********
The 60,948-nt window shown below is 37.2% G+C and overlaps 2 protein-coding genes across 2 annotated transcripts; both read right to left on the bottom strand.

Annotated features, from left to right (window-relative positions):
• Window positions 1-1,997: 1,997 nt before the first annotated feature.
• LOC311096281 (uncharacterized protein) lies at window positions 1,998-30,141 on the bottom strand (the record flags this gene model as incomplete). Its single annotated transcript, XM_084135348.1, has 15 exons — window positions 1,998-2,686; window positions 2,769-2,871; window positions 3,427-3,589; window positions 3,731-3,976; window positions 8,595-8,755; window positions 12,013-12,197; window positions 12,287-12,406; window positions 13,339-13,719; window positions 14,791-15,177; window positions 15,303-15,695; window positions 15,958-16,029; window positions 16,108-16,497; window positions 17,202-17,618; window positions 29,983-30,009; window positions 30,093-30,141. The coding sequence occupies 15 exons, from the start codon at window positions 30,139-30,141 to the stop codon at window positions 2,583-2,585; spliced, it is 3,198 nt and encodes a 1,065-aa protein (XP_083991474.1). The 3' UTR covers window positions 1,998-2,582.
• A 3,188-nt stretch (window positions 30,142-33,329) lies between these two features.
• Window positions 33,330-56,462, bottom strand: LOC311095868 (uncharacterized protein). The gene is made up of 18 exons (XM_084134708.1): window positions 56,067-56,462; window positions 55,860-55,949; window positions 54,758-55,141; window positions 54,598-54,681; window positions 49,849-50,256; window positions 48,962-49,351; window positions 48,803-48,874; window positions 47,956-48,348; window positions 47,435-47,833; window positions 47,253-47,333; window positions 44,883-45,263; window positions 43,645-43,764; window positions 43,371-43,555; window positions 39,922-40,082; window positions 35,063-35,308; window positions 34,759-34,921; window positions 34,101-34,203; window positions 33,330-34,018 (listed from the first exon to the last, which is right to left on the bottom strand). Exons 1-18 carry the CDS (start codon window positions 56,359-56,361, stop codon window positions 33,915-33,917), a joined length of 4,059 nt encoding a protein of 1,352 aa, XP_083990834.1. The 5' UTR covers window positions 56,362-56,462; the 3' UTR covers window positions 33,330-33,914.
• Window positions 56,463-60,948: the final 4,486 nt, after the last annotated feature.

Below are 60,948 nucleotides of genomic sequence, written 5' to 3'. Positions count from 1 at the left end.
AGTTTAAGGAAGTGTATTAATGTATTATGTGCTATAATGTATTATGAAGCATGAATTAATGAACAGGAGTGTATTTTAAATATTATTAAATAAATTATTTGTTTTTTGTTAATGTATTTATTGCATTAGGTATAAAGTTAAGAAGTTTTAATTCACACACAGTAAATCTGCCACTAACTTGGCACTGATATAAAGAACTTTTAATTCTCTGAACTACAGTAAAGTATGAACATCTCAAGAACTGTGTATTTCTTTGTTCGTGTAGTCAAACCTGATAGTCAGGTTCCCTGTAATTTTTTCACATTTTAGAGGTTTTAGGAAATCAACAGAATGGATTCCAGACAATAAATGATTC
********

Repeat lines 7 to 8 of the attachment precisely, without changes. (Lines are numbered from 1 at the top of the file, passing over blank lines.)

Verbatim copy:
• Window positions 56,463-60,948: the final 4,486 nt, after the last annotated feature.

Below are 60,948 nucleotides of genomic sequence, written 5' to 3'. Positions count from 1 at the left end.